The old frontier of reputational security is identity management, the process of keeping track of exactly who you are and what you’re doing. Identity management has long been a complex task that involves multiple entities, including government agencies (think passports) and private companies (think Facebook). But it’s clear that as technology continues to advance, we need a new approach to reputational security; one that takes into account changes in our technological environment as well as shifts in societal norms around privacy and anonymity. The term “reputation” has been used to describe a person, group or object’s standing in society. A person’s reputation can refer to their character (examples: honest, trustworthy), achievements (examples: writer) or public image (examples: politician). Reputation is often associated with status which can be measured by the amount of respect one has from others.
The new frontier for reputational security is reputation management: an emerging field focused on how individuals can manage their online presence to ensure it aligns with their values or goals. In this context, “online presence” includes everything from social media accounts like LinkedIn or Instagram—where you post photos of your latest trip or share links from articles you found interesting—to more obscure corners of the web like Amazon product reviews or even Wikipedia pages about influential figures in your field.
The impact of emerging technologies, including sensors and mobility-as-a-service, artificial intelligence, quantum computing, virtual reality, blockchain, and the internet of things upon the reputational risks that organizations face is well documented. However, the ways in which the emerging technologies transform personal identity are less well known.
You’ve probably heard of the concept of identity and reputation. Maybe you understand that your identity is part of your reputation, but probably not much more than that.
- Your identity refers to who or what you are in relation to something else—for example, an organization or a transaction (such as when you purchase something from Amazon). In other words, having an identity means being able to identify yourself.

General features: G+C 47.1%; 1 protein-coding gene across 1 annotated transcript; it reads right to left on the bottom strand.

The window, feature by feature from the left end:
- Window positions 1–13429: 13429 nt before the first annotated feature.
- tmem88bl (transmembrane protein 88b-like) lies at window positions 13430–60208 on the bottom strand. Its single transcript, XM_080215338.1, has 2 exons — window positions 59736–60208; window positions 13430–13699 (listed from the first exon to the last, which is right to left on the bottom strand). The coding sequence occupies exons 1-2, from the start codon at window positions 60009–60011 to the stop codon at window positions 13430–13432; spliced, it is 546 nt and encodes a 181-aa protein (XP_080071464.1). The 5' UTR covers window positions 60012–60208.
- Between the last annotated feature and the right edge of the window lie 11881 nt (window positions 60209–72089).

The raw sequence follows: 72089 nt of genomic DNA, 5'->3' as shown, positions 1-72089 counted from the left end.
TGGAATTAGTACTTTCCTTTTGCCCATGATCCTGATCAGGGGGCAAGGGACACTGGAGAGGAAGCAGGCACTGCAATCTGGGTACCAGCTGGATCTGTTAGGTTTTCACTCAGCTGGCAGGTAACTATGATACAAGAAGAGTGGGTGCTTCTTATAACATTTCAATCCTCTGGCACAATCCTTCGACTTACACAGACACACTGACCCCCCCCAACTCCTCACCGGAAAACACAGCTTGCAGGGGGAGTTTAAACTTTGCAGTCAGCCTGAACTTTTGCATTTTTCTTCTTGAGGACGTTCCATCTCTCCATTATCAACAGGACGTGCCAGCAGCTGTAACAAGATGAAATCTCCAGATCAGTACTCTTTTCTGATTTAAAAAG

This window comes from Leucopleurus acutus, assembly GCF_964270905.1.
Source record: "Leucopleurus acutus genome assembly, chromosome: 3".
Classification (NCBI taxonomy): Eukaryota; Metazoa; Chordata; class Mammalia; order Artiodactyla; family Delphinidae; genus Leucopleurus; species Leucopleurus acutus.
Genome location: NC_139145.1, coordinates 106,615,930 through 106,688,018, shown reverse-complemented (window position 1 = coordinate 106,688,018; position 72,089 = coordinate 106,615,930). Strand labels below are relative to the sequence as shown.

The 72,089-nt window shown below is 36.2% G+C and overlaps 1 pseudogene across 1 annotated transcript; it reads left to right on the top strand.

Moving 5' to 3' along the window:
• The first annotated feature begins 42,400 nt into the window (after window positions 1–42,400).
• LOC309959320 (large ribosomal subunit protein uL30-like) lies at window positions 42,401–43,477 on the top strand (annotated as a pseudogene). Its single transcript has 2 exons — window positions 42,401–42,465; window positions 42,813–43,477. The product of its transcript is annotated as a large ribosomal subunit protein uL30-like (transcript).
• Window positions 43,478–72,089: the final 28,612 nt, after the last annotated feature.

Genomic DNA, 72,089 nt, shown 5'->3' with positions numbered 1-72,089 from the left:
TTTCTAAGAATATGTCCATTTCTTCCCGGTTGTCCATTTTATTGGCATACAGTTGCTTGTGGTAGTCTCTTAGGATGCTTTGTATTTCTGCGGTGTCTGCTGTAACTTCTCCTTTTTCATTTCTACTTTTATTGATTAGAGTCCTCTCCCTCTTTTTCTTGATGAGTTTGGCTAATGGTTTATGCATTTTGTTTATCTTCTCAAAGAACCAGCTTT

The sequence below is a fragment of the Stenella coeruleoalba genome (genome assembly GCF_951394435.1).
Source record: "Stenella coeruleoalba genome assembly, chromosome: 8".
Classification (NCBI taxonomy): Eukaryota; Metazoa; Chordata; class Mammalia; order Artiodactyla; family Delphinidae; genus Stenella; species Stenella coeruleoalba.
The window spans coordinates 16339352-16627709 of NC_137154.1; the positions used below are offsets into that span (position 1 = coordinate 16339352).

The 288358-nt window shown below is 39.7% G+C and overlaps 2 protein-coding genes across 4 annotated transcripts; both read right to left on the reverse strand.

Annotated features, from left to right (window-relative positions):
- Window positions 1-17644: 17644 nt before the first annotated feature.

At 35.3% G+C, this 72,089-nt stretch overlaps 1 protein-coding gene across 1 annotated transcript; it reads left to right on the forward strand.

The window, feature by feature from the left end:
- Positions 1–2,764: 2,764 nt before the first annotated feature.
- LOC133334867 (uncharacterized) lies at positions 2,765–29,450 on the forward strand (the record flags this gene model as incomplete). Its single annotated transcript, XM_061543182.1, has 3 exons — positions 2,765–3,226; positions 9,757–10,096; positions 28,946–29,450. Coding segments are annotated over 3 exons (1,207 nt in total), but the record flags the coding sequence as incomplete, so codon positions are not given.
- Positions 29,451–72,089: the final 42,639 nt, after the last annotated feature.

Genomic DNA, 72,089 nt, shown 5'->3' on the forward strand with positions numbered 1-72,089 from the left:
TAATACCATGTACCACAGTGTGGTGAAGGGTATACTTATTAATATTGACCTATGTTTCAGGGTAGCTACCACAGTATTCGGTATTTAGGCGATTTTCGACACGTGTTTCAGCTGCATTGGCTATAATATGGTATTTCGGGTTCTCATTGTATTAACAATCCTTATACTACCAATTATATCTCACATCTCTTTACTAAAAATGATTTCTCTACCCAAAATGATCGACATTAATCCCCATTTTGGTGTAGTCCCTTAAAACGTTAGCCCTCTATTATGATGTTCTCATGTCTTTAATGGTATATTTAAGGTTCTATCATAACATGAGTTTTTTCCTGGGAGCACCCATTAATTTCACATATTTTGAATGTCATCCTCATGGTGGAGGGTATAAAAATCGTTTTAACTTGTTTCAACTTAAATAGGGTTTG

- But your identity as reputation is also what is contained in the hundreds of databases that contain tens of thousands of data points about you.
- At some point the coalescing of this data river, quantum computing and deep fakes will result in perfect fake identities being used to affect reputations of real people. This will be incredibly dangerous, because the perfect fake identity can use that reputation to unlock doors and access information. Imagine, for example, if someone was able to hack into your bank account by creating a perfect fake online persona of you. Or if someone created an identity that was so good it could borrow money from banks and other lenders in your name.
Identity and reputation are closely related. Your identity is a part of your reputation, but it’s not the whole thing. Identity is more about who you are; reputation is more about what other people think of you. But who you are is now a dark data pool, along with billions of other people too. The most important thing to understand about identity is that unfortunately it’s a shared asset. Your identity is something that belongs to everyone in your life, it’s not just yours. You may have an official record of who you are, but this information can be used by anyone who has access to it. That includes companies like Facebook and Google, which have access to more data than any government agency or law enforcement body ever could.